Organize your time
Wisely organize your week by placing first all those things that were urgent, and then, the other tasks according to their degree of importance. You might fill a whole week or even a complete month in your calendar with all your list items. It can also happen that in order to finish before the deadlines, you might need to work for one or two weekends. But hey, don’t look it as a burden, take it as something that will help you finish your tasks, and at the end will give you peace of mind.
Sometimes, if I have small tasks to do, I use the time of incubations to read those neglected papers I have in my folder, update my lab notebook or run simultaneously more experiments. However, it really depends on how you organize yourself and keep your mind settled in each task. Lately I have been running many phylogenetic trees in the computer, which takes them hours to finish. So very (un)wisely, I was running more trees during the waiting time. At the end of the day, I had 5 or 6 different trees, but no idea of what I was doing.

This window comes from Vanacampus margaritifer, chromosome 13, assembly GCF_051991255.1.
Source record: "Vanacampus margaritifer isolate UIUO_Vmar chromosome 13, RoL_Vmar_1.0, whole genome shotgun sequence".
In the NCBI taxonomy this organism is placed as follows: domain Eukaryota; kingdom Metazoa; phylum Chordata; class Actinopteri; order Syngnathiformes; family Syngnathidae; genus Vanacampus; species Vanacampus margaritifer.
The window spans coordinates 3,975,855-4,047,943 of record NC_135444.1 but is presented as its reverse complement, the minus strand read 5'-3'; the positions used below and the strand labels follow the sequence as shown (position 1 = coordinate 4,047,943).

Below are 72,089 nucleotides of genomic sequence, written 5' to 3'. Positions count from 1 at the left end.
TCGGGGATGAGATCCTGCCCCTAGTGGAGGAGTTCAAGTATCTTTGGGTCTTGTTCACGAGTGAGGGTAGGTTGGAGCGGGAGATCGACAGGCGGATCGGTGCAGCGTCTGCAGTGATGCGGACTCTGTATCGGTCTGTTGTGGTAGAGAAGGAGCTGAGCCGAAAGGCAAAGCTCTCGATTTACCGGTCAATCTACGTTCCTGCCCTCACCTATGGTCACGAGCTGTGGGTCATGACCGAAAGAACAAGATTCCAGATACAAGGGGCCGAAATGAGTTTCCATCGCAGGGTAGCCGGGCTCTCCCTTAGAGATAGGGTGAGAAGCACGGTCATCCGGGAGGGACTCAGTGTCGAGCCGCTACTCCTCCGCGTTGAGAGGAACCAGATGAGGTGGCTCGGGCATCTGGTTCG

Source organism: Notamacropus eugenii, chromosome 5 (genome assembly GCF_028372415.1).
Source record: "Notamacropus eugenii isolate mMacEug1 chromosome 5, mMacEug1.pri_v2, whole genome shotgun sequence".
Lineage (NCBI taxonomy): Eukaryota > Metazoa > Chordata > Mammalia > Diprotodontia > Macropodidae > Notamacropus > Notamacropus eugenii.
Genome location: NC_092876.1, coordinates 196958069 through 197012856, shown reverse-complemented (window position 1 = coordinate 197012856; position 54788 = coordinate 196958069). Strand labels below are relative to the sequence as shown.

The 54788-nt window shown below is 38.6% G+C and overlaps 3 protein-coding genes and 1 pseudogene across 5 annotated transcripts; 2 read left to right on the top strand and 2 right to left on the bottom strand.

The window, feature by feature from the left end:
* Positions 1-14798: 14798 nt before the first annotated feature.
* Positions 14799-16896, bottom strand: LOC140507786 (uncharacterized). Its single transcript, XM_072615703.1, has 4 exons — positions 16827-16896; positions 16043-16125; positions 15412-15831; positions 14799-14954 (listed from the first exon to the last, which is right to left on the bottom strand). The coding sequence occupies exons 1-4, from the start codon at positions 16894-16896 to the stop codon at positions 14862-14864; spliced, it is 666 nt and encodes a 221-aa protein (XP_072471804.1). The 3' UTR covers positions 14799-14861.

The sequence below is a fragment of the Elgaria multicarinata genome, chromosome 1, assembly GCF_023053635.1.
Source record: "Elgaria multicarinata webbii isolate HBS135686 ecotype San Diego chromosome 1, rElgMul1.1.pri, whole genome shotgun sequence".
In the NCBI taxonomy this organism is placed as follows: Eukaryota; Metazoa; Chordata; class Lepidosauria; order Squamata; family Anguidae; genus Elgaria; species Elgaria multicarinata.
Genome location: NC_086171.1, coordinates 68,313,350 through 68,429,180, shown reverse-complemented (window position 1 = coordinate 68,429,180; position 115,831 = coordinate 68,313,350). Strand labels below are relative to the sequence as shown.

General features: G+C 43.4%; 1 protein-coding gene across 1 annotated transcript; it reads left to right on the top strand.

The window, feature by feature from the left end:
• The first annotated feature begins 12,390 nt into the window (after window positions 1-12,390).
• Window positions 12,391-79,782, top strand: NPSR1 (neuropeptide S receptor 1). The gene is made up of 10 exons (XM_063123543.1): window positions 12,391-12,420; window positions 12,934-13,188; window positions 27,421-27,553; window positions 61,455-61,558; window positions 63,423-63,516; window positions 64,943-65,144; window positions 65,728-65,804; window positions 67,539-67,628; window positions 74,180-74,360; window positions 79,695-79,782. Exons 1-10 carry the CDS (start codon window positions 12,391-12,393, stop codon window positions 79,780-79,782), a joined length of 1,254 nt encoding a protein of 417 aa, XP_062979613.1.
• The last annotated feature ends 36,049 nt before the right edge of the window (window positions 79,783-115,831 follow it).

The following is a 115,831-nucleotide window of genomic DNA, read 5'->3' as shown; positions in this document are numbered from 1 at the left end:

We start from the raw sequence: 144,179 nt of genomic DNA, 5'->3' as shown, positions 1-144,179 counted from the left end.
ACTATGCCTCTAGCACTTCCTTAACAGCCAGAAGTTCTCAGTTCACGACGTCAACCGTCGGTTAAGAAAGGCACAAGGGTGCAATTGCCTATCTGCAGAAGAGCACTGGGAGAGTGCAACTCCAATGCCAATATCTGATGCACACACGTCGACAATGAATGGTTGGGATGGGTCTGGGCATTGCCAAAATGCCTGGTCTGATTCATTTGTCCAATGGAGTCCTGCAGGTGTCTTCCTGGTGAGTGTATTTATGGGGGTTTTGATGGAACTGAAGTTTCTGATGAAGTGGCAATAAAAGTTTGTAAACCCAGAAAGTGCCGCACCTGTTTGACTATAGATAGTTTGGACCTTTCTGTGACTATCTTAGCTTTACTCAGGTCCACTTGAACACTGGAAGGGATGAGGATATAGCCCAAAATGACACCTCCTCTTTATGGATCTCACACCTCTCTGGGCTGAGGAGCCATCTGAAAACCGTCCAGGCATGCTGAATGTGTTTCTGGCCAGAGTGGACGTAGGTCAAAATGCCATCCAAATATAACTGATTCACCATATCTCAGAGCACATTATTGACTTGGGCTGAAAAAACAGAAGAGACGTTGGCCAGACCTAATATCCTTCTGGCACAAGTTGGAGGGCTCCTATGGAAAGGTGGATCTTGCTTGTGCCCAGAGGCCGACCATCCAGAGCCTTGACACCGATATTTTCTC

Therefore, don’t try to do many stuff at the same time, because at the end it’s likely that you will have a mess. It’s better to keep your mind focused and productive on a small number of tasks. There is a figure of speech in Costa Rica that says: “El que mucho abarca, poco aprieta”, in English “Jack of all trades, master of none”, meaning someone who does a lot accomplishes nothing.
Act and leave excuses behind
Do your part and start running the experiments, writing those emails and making the phone calls. Let’s stop the procrastination! Did you know that we prefer to procrastinate rather than work because the first gives us immediate satisfaction? So, in order to make your work more satisfying, motivate yourself every morning, listen to your favorite music while in the lab, make your desk nicer and more comfortable. We won’t accomplish anything if we don’t act.All in all, just as Nike slogan says: “Just DO it”. Moreover, if you need to work many hours in the computer I recommend reading Relly’s post about the “white noise”, it has really helped me to isolate myself from the outside. Finally, act according to your daily goals of your list. Trust me that productivity will lead to self-satisfaction, and that will lead to “high-work self-esteem”(if that exists!).